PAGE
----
"If you don't know where you are going, any road will get you there."
Lewis Carroll, Alice's Adventures in Wonderland
Are you stuck in your role as a leader? Stuck means an inability to move. You're not moving forward and you're not moving backward. You have a dilemma and both options to solve it are equally viable. So you end up with this tug of war in your head going back and forth between those two options and it takes a lot of energy.
You may find yourself over-analyzing and going around in circles about your choices, eventually feeling stuck and nowhere near a resolution. You’re afraid of making the wrong decision and end up unable to move forward, depleted, worried, and drained.
You consult everyone and listen to no one.
According to Psychology Today, it is estimated that the average adult makes about 35,000 remotely conscious decisions each day. Each decision, of course, carries certain consequences with it that are both good and bad.
"Buridan's ass" refers precisely to being unable to choose between two things.
The ass in question is a donkey that is equally thirsty and hungry, finds itself midway between a stack of hay and a pail of water, and, unable to make its mind up, dies of hunger and thirst.
Often in this situation, we settle, or compromise and just give in to one option simply so the decision is made and we can stop fretting over it. This compromise is the lowest common denominator of the two choices. I’ll go with the easy choice or the pleasing choice, which does not mean it is necessarily the one I should choose.
Choices are hard to make
I have been invited to a networking event that might be valuable for my business. I'm not certain, but it could be. On the other hand, it's cold outside and I really don't want to go. I am wrapped in a blanket on my sofa and I think: I should go to this networking thing because maybe I'll meet somebody and just get myself out there. BUT, then I have to go do my hair and put my makeup on and it’s cold out and I’m so comfortable here. Both going out and staying home feel like good choices. I could be very happy sitting on the sofa and I could be very glad that I went to the networking thing. Whatever I choose, I may regret the un-chosen option.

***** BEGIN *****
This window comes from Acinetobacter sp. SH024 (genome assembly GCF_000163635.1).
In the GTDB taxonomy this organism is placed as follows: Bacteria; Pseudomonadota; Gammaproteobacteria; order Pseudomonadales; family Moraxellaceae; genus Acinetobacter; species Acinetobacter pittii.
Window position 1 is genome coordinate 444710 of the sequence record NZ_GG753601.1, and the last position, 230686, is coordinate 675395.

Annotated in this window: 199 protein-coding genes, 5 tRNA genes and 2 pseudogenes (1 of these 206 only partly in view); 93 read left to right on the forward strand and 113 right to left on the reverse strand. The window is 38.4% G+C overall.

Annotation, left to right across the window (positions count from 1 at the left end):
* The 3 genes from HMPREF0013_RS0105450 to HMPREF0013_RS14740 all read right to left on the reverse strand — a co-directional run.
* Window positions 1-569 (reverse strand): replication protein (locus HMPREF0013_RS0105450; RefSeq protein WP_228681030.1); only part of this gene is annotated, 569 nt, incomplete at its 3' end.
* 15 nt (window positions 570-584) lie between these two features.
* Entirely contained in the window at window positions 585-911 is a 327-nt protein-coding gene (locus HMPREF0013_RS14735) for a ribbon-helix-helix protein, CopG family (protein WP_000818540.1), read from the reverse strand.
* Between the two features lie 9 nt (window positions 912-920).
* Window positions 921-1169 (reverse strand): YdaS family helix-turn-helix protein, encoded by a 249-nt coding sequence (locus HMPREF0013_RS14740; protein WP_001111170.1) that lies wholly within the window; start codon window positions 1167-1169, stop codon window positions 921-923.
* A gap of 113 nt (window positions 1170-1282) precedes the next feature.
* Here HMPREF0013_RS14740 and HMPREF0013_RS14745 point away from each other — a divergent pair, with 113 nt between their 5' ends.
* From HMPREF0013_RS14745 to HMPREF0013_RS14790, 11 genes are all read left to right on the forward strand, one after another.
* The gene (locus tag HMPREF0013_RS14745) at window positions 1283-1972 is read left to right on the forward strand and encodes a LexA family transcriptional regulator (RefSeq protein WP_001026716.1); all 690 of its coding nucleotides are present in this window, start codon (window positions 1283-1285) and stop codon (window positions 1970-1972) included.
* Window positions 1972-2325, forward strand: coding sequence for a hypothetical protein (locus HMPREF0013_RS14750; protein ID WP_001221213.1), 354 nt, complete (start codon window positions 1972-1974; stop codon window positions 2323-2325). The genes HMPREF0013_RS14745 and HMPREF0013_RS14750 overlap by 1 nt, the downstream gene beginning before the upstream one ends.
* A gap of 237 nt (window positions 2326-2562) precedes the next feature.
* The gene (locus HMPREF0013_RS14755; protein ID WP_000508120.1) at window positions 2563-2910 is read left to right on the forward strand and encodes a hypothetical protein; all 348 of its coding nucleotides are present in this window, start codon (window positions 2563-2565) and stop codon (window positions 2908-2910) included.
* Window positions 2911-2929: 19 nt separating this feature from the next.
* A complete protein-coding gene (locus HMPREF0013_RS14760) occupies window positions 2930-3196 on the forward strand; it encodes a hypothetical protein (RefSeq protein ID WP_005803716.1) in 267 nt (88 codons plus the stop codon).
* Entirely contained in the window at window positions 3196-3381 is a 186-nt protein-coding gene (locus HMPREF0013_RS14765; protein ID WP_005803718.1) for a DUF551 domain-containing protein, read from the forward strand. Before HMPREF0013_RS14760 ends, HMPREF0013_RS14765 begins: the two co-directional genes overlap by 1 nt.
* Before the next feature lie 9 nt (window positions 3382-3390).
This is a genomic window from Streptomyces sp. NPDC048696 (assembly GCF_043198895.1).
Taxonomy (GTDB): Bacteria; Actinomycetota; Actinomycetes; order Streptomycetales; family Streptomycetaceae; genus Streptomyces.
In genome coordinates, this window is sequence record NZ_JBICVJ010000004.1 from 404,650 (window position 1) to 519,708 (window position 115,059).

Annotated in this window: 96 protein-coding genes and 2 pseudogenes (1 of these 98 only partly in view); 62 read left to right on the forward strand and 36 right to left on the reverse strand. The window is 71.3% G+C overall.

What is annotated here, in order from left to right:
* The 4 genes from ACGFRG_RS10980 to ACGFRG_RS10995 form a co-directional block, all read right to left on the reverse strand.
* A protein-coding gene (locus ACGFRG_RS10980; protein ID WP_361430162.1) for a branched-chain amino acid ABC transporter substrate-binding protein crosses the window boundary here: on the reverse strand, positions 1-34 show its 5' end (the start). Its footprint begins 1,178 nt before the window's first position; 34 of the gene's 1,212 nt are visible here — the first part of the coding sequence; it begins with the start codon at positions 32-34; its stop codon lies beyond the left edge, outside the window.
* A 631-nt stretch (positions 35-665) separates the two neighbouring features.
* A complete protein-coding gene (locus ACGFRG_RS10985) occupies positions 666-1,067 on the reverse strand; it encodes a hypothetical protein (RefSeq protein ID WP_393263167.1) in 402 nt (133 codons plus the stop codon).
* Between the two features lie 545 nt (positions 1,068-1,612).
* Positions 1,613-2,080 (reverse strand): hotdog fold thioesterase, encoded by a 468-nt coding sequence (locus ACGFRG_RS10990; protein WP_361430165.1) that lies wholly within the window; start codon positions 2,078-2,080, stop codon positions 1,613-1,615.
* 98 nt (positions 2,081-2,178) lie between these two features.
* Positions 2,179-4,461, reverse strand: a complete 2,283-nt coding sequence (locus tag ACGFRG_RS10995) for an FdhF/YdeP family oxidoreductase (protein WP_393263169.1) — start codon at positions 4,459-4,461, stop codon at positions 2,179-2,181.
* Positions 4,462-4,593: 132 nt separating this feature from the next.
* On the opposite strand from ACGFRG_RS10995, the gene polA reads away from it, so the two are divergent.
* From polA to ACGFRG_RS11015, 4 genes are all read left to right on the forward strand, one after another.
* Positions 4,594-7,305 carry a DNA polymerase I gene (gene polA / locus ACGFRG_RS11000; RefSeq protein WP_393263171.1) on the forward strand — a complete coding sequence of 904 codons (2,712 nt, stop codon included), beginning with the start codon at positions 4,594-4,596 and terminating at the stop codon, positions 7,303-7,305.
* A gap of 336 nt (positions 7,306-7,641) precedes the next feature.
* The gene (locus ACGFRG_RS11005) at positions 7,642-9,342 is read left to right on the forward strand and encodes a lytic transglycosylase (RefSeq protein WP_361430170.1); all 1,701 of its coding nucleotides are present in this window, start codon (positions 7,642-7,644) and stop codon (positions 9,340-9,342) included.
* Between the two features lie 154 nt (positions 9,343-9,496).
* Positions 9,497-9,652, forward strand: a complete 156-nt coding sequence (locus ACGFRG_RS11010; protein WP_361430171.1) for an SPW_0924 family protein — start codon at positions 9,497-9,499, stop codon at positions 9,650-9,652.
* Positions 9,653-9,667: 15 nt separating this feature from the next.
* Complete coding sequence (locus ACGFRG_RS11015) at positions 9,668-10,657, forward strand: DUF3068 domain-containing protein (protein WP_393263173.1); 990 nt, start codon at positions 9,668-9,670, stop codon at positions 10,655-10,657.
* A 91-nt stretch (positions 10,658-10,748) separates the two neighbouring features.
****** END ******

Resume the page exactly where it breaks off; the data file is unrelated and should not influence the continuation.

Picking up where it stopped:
So then, still sitting on the sofa I think, Oh, I should, I should go. Just get up and get dressed. I’m being lazy. Just go. But on the other hand, I really don't want to go there. I've gone to these events a million times, talked to a bunch of strangers, and there's rarely an outcome. I just want the world to leave me alone.
Then comes the guilt about not doing what I need to do for my business. What about my goals? It becomes a game between should and want. The moment when I really feel stuck is about what I feel I should do. What do I really want to focus on here? What is really important? Do I want to shove myself through five networking meetings a week, or do I allow myself to rest? They could both be good options for me, but sometimes it's really difficult to figure out what I actually want and to separate the shoulds from the wants without guilt. The stigma of what I should do is really where the stuckness comes from.
Sometimes you don’t even know why you feel stuck. It can sometimes seem like there is just nothing exciting happening or you are frustrated because you can’t seem to step forward to change things for yourself. You are trapped in the mud, caged up. You don’t know how to move forward, but there’s no way to go back. So you sit on the couch and do absolutely nothing because you don’t know where to start and you feel guilty.
Guilt is inextricably connected to feeling like we should be doing something else, bigger, better, smarter, and sooner. It robs us of any joy we may take from choosing what we want instead. The really big issue with should is that it can easily gain momentum, completely throwing you off of your real desires and your ability to focus on what you need.
To shift myself out of stuckness I ask myself, Why am I going? What purpose does this fulfill for my business? Then my choice comes easier.